Full-Scale Exercise Prepares, Tests Alabama Responders
The Montgomery Department of Public Safety simulates a smaller version of the Boston Marathon bombing to assure emergency preparedness.
The Montgomery, Ala., Department of Public Safety held several full-scale emergency scenarios at various downtown venues on Feb. 21.
Though the department organizes practice events for police, firefighters and other emergency responders regularly, the exercise Friday, Operation Murphy, played out on a very large scale, according to Director Chris Murphy.
His hope is to prepare officers and commanders alike in case of a long-term emergency.
"It's a test for our first responders, but I want to test the chiefs and the command staff as well. Can they delegate responsibility when I tell them to go home and rest after 22 hours?" Murphy said.
"That's one thing officials learned from the Boston bombing. You cannot operate at your best without sufficient rest, as much as we'd like to think that we're Superman," he added.
A "bomb explosion" inside Riverwalk Stadium was the first scenario of the day at 9 a.m.
"It's not dangerous, just a very loud noise," explained Martha Earnhardt, spokeswoman for the Montgomery Department of Public Safety.
The scenario was used to simulate a smaller version of the Boston Marathon bombing, in which an explosive was placed inside a backpack.
Alabama State University theater students played the part of runners just finishing a fun run when the bomb went off at the finish line.
Complete with makeup blood and burns over his face, arms and legs, ASU freshman Dashawn Blow played an injured victim.
"I'm having fun," Blow said. "I think we all did a good job. It was way more realistic than I thought it would be. I wasn't expecting the bomb to be that loud, but I think everyone's reactions were great."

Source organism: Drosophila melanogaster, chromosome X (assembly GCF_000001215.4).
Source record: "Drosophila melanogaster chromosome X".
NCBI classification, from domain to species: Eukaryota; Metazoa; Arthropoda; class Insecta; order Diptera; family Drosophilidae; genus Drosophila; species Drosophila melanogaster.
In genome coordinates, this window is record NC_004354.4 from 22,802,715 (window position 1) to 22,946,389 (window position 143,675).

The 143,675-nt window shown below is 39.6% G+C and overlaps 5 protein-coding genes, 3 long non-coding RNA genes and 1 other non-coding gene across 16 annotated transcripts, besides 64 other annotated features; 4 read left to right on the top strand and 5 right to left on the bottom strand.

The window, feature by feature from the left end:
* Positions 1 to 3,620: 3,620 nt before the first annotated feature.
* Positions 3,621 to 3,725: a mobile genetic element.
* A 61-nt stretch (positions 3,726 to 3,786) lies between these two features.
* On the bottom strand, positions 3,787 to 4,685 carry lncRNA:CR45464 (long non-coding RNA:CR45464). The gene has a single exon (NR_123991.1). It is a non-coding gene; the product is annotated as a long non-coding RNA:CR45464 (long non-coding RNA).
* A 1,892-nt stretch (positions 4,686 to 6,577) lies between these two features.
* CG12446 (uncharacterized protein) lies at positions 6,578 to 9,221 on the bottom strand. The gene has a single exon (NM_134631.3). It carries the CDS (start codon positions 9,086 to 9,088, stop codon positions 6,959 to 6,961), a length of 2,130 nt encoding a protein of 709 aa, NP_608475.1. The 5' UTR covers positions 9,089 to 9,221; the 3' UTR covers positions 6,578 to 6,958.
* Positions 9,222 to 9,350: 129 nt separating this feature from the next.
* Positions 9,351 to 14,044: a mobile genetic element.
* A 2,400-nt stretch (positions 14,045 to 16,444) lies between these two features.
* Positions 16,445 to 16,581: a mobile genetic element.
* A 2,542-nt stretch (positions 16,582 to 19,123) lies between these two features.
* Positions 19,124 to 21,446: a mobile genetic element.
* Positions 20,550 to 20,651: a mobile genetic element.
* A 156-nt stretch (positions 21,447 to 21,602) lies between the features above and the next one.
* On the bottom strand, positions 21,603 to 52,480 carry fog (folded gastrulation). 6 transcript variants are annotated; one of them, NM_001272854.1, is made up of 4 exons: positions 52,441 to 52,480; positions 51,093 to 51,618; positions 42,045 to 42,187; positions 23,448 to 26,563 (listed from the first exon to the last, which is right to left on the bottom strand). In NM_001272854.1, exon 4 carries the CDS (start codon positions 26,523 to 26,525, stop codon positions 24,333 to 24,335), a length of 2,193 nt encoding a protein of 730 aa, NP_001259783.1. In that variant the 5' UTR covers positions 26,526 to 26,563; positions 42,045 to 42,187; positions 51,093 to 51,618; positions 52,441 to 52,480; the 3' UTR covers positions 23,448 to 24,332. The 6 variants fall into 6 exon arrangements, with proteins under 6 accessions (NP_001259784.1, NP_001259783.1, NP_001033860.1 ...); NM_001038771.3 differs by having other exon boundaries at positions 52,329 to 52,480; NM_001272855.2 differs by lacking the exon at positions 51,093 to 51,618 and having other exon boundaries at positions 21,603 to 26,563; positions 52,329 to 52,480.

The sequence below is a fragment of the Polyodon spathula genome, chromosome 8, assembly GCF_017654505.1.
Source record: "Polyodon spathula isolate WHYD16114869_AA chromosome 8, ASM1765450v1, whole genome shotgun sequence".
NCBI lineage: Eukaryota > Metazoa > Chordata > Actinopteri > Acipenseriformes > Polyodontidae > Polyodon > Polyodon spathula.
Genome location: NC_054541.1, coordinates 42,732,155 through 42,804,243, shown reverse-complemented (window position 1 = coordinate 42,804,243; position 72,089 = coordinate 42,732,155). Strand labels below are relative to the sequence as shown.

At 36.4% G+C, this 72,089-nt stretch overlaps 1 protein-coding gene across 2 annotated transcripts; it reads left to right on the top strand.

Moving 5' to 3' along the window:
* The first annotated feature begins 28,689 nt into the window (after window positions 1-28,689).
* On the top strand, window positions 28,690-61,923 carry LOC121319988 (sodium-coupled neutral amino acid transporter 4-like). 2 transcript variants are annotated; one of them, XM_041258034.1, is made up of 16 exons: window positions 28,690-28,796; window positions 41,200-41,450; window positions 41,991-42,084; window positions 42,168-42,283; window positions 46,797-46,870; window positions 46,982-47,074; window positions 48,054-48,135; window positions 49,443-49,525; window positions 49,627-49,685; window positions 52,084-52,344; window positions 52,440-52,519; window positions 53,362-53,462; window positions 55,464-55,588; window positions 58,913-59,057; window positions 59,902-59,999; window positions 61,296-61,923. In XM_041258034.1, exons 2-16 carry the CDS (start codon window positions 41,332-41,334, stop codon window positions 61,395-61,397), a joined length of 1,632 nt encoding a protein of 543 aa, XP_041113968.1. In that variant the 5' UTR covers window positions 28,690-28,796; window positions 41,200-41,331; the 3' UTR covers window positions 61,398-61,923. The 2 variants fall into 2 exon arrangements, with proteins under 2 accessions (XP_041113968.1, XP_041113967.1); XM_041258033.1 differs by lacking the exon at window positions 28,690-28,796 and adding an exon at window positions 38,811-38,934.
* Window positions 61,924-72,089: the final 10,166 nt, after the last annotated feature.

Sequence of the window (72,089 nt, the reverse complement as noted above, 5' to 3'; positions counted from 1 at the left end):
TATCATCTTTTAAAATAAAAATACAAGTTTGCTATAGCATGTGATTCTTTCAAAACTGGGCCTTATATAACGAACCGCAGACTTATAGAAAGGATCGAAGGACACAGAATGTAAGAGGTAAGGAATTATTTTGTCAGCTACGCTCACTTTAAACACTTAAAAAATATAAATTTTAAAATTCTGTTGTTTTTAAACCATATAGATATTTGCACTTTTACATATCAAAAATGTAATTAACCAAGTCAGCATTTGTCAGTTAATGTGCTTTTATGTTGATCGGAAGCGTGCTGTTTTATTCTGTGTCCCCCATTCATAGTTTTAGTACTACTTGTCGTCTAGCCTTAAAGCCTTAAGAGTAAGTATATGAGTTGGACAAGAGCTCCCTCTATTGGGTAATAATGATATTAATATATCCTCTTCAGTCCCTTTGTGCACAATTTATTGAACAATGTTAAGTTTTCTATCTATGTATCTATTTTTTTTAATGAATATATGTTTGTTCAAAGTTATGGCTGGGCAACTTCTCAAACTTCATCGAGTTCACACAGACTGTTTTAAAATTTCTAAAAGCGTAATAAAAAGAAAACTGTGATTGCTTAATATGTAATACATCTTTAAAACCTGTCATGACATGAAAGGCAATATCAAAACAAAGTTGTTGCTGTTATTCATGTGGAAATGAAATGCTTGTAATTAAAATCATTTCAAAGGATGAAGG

The goal of such exercises is to assure emergency preparedness, Earnhardt said.
"Exercising is an important component of emergency preparedness and response," Earnhardt said. "The event today is designed to provide a learning environment to exercise emergency response plans, policies and procedures."
Fire medics were the first at the scene, checking vital signs of those injured.
As other uninjured actors began leaving the stadium, they were corralled by police, their backpacks confiscated.
"Good! That's exactly what they're supposed to do," Earnhardt said. "They may have information, evidence or video recordings of the event that may prove helpful in the investigation."
Just before noon another "explosion" caused part of a building to collapse at Patterson Field, trapping victims under debris.
Later that day, a "terrorist" suspect entered Paterson Academy of Creative Education School and took several workers hostage and injured others.
The Director's Crisis Center also was activated, where chiefs and directors of different departments shared information in order to manage the emergency situations throughout the day.
The exercises were planned through the Montgomery City and County Emergency Management Agency.
Participants included the Montgomery Police Department, Montgomery Fire and Rescue, Emergency Communications, Alabama Law Enforcement Agency, Montgomery County Sheriff's Office, Capitol Police and others.
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